stock exchangeThis September marks the anniversary of two events that changed the financial community forever. It's the ninth anniversary of the Sept. 11 attack on the World Trade Center, which shut down U.S. financial markets for three days, and it's the second anniversary of the Lehman Brothers bankruptcy, which kicked off the 2008 financial meltdown, froze credit markets and heralded the Great Recession.

Given their shared mid-September timing, it's not surprising that people are starting to wonder if a financial version of 9/11 that combines the worst elements of the Sept. 11 attacks and the 2008 financial meltdown is possible.

In fact, international economist Rex Ghosh has written a fictional account about just such an event, in which terrorists engineer a global financial crash. Ghosh's goal is to illustrate to a broader audience why efforts to safeguard the world's financial systems need to be improved and constantly monitored. He recently visited DailyFinance's offices to discuss his views.

"In the current environment where there is a lot of nervousness and lack of liquidity, an extremely volatile event clearly can happen on its own, and therefore, could probably be engineered to happen as well," says Ghosh, who has dealt with international financial crises for 15 years.


In his novel,Nineteenth Street, N.W., which was first published in 2008, a fictional terrorist group uses a hedge fund to make financial transactions that weaken several currencies, setting off a chain reaction that cripples the global financial system. While he doesn't believe it was intentional, a scenario similar to what took place this past summer -- when the Greek government battled a debt crisis that some analysts feared might threatened the stability of the euro -- could be engineered through speculative sales of debt securities. For this reason, addressing financial vulnerabilities must be taken seriously.

With such real-life events already threatening the global financial system, Ghosh says three elements make it possible that thieves and terrorists might try to engineer a financial crisis in the future:



Financing terrorism. Criminals routinely try to move money through the banking system undetected -- and terrorists do the same. Terrorist organizations have become more sophisticated since 9/11 and may attempt to use the markets to profit from a future financial crisis. The Securities and Exchange Commission investigated many suspicious trades that took place just prior to 9/11, such as the shorting of airline stocks that would have provided a financial windfall for someone with advance information.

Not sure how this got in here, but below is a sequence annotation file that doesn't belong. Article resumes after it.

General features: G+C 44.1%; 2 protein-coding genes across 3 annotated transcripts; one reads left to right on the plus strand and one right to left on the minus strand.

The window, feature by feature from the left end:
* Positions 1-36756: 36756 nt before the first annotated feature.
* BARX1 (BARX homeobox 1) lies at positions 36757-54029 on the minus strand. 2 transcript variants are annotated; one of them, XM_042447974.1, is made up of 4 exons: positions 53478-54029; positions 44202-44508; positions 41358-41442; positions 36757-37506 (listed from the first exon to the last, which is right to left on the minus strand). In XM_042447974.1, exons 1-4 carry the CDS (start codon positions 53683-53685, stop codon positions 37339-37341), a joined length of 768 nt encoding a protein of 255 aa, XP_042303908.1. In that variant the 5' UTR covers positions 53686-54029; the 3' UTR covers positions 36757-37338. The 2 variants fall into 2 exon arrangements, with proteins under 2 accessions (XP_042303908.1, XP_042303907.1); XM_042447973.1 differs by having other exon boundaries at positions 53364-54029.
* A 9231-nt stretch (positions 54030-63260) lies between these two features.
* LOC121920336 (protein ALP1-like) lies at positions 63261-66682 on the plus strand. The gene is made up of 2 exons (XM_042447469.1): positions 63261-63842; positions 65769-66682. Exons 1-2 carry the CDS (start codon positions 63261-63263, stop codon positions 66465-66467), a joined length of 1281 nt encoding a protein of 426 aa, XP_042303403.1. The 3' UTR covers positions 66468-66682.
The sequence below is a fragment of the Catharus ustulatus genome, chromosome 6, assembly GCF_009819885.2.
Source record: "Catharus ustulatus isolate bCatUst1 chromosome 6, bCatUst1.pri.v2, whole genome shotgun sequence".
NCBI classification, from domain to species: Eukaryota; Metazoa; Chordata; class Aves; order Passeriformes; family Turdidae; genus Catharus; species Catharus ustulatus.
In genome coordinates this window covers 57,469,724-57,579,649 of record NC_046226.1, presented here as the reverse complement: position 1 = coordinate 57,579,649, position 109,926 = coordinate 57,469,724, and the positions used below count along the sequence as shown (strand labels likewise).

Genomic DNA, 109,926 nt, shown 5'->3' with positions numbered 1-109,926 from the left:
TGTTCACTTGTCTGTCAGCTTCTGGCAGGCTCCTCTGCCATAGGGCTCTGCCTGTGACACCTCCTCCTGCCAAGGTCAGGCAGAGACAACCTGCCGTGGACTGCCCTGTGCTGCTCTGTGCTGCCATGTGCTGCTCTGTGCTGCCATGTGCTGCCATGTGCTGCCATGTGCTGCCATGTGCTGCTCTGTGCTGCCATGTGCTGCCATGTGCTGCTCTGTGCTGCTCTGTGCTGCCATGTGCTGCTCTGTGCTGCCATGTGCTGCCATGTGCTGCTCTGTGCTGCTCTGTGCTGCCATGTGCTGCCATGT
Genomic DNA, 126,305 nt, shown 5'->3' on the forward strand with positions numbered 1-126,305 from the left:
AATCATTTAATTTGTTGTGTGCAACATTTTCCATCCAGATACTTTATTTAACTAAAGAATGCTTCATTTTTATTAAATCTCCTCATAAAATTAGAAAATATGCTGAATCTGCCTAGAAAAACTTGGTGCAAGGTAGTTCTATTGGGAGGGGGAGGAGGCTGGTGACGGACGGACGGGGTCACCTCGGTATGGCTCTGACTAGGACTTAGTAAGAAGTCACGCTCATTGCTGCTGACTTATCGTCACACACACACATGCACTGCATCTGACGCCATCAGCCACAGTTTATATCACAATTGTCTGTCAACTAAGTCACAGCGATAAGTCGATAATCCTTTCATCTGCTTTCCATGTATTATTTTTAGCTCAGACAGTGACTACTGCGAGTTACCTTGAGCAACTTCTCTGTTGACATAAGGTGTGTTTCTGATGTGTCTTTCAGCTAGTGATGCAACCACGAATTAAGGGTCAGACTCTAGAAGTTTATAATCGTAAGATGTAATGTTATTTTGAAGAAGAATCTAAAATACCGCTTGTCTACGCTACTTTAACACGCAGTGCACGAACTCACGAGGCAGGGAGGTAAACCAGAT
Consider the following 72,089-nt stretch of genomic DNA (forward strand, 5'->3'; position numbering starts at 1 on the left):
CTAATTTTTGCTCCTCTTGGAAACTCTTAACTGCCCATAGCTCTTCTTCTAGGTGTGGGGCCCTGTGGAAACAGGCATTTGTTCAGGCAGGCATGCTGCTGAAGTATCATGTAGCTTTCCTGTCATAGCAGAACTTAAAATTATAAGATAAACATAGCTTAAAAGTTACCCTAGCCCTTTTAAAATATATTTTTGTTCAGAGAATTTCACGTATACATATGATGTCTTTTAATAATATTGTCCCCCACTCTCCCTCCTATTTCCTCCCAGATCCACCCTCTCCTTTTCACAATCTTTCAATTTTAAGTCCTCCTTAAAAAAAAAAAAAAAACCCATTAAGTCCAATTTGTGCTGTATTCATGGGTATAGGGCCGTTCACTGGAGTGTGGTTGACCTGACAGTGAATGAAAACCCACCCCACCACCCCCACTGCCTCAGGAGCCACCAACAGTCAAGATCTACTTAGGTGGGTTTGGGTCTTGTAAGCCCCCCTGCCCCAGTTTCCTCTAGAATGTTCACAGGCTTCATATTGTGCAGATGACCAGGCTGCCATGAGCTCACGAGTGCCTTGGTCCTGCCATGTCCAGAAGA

"Part of what the SEC was looking at was whether Al Qaeda had basically attacked us physically and also profited from it to finance further operations," Ghosh says. "They concluded that it hadn't happened, but it could have."

Physical vulnerability of financial infrastructure. The physical attack on banking system buildings, ATMs and back-end systems has symbolic value to terrorists and can cause major economic disruptions. Crippling a nation's banking system with a physical or cyber attack would make its government vulnerable to takeover or collapse. After September 11th and after the Y2K scare, banks and other financial institutions have increased security efforts and have created back-up systems at alternate locations that will kick in if their main network went down. But the defensive efforts are far from perfect.

Lack of regulations guarding against financial crashes. Unchecked speculative activity in the financial markets has moved markets in the past and probably will in the future. Unregulated markets can be exploited by speculators and terrorists alike, so it's up to the markets to put safeguards that work in place. Since the 2008 financial crash, the U.S. and other nations have worked diligently at reducing their vulnerabilities to financial crises, whether they are engineered or the result of bad luck and/or the lack of regulation.

To that end, Ghosh points out that the International Monetary Fund and the Financial Stability Board conduct an early warning exercise twice a year to look for financial system vulnerabilities that can be transmitted across borders, such as identifying financial contagion that could be spread through bank holdings across different nations. There is also a coordinated effort across all major financial centers and major global economies to get a set of consistent rules in place on how much capital banks need to hold. Ghosh also believes this year's passage of the U.S. financial regulations bill was a step in the right direction.

However, recent events such as the May 6th "flash crash," in which the Dow Jones Industrial Average dropped 900 points in less than an hour, demonstrate how far the financial community still needs to go to protect the financial markets from financial crashes when fear and market volatility mix.

"The SEC is still trying to figure out what happened with the flash crash," says Ghosh, noting that the exact cause may not become clear for months or maybe years.

Given the difficulty of dealing with this threat, why write a novel that could give terrorists ideas?

"The book is fiction, not a blueprint," says Ghosh. "If the terrorists haven't noticed that we've had the biggest crash since the Great Depression, they're pretty dumb. But it doesn't pay to underestimate them -- that's why is so important to make our markets more resilient."

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